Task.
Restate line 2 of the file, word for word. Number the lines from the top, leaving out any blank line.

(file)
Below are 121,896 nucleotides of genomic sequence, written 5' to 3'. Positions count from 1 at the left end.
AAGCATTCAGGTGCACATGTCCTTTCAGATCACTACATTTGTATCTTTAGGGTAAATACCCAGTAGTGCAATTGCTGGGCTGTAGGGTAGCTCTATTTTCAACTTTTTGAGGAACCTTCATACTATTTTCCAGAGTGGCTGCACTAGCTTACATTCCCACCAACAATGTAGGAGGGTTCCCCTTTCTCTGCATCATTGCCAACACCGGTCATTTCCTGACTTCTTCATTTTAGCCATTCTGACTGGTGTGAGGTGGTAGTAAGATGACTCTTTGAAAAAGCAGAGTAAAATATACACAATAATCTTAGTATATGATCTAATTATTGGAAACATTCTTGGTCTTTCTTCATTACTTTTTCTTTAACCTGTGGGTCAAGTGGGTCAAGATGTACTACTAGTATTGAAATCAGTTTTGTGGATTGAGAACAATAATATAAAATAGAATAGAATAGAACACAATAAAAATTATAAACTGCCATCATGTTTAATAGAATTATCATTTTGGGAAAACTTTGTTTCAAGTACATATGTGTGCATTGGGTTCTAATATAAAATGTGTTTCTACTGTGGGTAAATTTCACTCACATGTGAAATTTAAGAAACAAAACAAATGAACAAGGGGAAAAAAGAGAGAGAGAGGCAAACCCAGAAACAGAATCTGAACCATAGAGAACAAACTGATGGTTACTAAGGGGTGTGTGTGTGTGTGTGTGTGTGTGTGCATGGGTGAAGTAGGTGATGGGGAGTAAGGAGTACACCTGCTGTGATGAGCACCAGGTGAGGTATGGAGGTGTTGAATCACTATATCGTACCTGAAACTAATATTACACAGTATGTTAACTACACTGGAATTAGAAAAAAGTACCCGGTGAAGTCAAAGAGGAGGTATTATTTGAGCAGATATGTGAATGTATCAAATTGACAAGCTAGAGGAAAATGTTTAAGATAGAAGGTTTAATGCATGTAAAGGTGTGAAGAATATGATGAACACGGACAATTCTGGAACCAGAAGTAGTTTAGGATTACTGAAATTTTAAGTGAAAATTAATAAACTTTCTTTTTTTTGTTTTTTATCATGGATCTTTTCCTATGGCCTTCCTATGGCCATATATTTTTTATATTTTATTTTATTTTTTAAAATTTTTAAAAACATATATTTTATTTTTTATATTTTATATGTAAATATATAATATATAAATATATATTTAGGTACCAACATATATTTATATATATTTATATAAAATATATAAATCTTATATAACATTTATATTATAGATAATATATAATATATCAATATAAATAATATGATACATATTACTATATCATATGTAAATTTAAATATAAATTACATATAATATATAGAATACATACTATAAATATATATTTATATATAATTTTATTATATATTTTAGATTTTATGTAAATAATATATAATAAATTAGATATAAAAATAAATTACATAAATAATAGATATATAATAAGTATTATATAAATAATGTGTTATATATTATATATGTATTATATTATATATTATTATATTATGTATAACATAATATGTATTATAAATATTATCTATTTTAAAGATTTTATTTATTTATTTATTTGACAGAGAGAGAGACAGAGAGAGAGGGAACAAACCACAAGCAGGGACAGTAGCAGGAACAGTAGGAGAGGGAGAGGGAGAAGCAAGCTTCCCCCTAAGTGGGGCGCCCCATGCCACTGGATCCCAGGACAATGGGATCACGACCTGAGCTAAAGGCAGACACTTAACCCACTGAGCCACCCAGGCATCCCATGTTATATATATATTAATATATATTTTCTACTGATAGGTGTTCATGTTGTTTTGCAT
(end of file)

AAGCATTCAGGTGCACATGTCCTTTCAGATCACTACATTTGTATCTTTAGGGTAAATACCCAGTAGTGCAATTGCTGGGCTGTAGGGTAGCTCTATTTTCAACTTTTTGAGGAACCTTCATACTATTTTCCAGAGTGGCTGCACTAGCTTACATTCCCACCAACAATGTAGGAGGGTTCCCCTTTCTCTGCATCATTGCCAACACCGGTCATTTCCTGACTTCTTCATTTTAGCCATTCTGACTGGTGTGAGGTGGTAGTAAGATGACTCTTTGAAAAAGCAGAGTAAAATATACACAATAATCTTAGTATATGATCTAATTATTGGAAACATTCTTGGTCTTTCTTCATTACTTTTTCTTTAACCTGTGGGTCAAGTGGGTCAAGATGTACTACTAGTATTGAAATCAGTTTTGTGGATTGAGAACAATAATATAAAATAGAATAGAATAGAACACAATAAAAATTATAAACTGCCATCATGTTTAATAGAATTATCATTTTGGGAAAACTTTGTTTCAAGTACATATGTGTGCATTGGGTTCTAATATAAAATGTGTTTCTACTGTGGGTAAATTTCACTCACATGTGAAATTTAAGAAACAAAACAAATGAACAAGGGGAAAAAAGAGAGAGAGAGGCAAACCCAGAAACAGAATCTGAACCATAGAGAACAAACTGATGGTTACTAAGGGGTGTGTGTGTGTGTGTGTGTGTGTGTGCATGGGTGAAGTAGGTGATGGGGAGTAAGGAGTACACCTGCTGTGATGAGCACCAGGTGAGGTATGGAGGTGTTGAATCACTATATCGTACCTGAAACTAATATTACACAGTATGTTAACTACACTGGAATTAGAAAAAAGTACCCGGTGAAGTCAAAGAGGAGGTATTATTTGAGCAGATATGTGAATGTATCAAATTGACAAGCTAGAGGAAAATGTTTAAGATAGAAGGTTTAATGCATGTAAAGGTGTGAAGAATATGATGAACACGGACAATTCTGGAACCAGAAGTAGTTTAGGATTACTGAAATTTTAAGTGAAAATTAATAAACTTTCTTTTTTTTGTTTTTTATCATGGATCTTTTCCTATGGCCTTCCTATGGCCATATATTTTTTATATTTTATTTTATTTTTTAAAATTTTTAAAAACATATATTTTATTTTTTATATTTTATATGTAAATATATAATATATAAATATATATTTAGGTACCAACATATATTTATATATATTTATATAAAATATATAAATCTTATATAACATTTATATTATAGATAATATATAATATATCAATATAAATAATATGATACATATTACTATATCATATGTAAATTTAAATATAAATTACATATAATATATAGAATACATACTATAAATATATATTTATATATAATTTTATTATATATTTTAGATTTTATGTAAATAATATATAATAAATTAGATATAAAAATAAATTACATAAATAATAGATATATAATAAGTATTATATAAATAATGTGTTATATATTATATATGTATTATATTATATATTATTATATTATGTATAACATAATATGTATTATAAATATTATCTATTTTAAAGATTTTATTTATTTATTTATTTGACAGAGAGAGAGACAGAGAGAGAGGGAACAAACCACAAGCAGGGACAGTAGCAGGAACAGTAGGAGAGGGAGAGGGAGAAGCAAGCTTCCCCCTAAGTGGGGCGCCCCATGCCACTGGATCCCAGGACAATGGGATCACGACCTGAGCTAAAGGCAGACACTTAACCCACTGAGCCACCCAGGCATCCCATGTTATATATATATTAATATATATTTTCTACTGATAGGTGTTCATGTTGTTTTGCAT